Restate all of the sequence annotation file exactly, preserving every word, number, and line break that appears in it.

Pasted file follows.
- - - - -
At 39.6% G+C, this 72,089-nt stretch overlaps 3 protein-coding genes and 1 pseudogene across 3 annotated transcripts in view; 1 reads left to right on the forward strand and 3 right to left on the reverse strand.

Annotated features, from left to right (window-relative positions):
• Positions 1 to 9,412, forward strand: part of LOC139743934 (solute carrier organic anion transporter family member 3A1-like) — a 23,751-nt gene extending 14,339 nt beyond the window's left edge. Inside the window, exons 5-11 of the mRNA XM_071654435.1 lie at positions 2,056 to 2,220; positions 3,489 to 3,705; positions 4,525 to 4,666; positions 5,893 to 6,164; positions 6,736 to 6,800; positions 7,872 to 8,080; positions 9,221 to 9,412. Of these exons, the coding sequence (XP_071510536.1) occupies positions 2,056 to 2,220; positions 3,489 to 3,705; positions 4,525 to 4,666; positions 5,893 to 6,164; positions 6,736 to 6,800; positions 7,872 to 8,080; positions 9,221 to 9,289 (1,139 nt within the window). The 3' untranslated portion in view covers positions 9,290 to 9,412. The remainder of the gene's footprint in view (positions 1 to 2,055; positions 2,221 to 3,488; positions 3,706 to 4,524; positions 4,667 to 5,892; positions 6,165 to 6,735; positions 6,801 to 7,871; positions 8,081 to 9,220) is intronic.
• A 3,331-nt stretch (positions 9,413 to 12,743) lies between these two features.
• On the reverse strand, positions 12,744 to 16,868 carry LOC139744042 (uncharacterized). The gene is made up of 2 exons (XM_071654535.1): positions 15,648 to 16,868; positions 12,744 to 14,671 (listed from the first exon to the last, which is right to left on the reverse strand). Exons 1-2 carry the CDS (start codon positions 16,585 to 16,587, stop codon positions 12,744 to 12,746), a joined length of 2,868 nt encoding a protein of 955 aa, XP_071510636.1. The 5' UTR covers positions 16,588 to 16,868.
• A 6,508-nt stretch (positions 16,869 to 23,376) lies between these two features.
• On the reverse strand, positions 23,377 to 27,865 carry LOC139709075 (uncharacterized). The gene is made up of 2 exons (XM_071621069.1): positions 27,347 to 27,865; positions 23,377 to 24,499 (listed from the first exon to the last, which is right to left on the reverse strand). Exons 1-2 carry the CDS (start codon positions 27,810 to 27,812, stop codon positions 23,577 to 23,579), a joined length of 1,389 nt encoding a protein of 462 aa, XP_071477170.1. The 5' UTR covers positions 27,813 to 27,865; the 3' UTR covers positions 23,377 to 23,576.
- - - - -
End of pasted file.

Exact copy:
At 39.6% G+C, this 72,089-nt stretch overlaps 3 protein-coding genes and 1 pseudogene across 3 annotated transcripts in view; 1 reads left to right on the forward strand and 3 right to left on the reverse strand.

Annotated features, from left to right (window-relative positions):
• Positions 1 to 9,412, forward strand: part of LOC139743934 (solute carrier organic anion transporter family member 3A1-like) — a 23,751-nt gene extending 14,339 nt beyond the window's left edge. Inside the window, exons 5-11 of the mRNA XM_071654435.1 lie at positions 2,056 to 2,220; positions 3,489 to 3,705; positions 4,525 to 4,666; positions 5,893 to 6,164; positions 6,736 to 6,800; positions 7,872 to 8,080; positions 9,221 to 9,412. Of these exons, the coding sequence (XP_071510536.1) occupies positions 2,056 to 2,220; positions 3,489 to 3,705; positions 4,525 to 4,666; positions 5,893 to 6,164; positions 6,736 to 6,800; positions 7,872 to 8,080; positions 9,221 to 9,289 (1,139 nt within the window). The 3' untranslated portion in view covers positions 9,290 to 9,412. The remainder of the gene's footprint in view (positions 1 to 2,055; positions 2,221 to 3,488; positions 3,706 to 4,524; positions 4,667 to 5,892; positions 6,165 to 6,735; positions 6,801 to 7,871; positions 8,081 to 9,220) is intronic.
• A 3,331-nt stretch (positions 9,413 to 12,743) lies between these two features.
• On the reverse strand, positions 12,744 to 16,868 carry LOC139744042 (uncharacterized). The gene is made up of 2 exons (XM_071654535.1): positions 15,648 to 16,868; positions 12,744 to 14,671 (listed from the first exon to the last, which is right to left on the reverse strand). Exons 1-2 carry the CDS (start codon positions 16,585 to 16,587, stop codon positions 12,744 to 12,746), a joined length of 2,868 nt encoding a protein of 955 aa, XP_071510636.1. The 5' UTR covers positions 16,588 to 16,868.
• A 6,508-nt stretch (positions 16,869 to 23,376) lies between these two features.
• On the reverse strand, positions 23,377 to 27,865 carry LOC139709075 (uncharacterized). The gene is made up of 2 exons (XM_071621069.1): positions 27,347 to 27,865; positions 23,377 to 24,499 (listed from the first exon to the last, which is right to left on the reverse strand). Exons 1-2 carry the CDS (start codon positions 27,810 to 27,812, stop codon positions 23,577 to 23,579), a joined length of 1,389 nt encoding a protein of 462 aa, XP_071477170.1. The 5' UTR covers positions 27,813 to 27,865; the 3' UTR covers positions 23,377 to 23,576.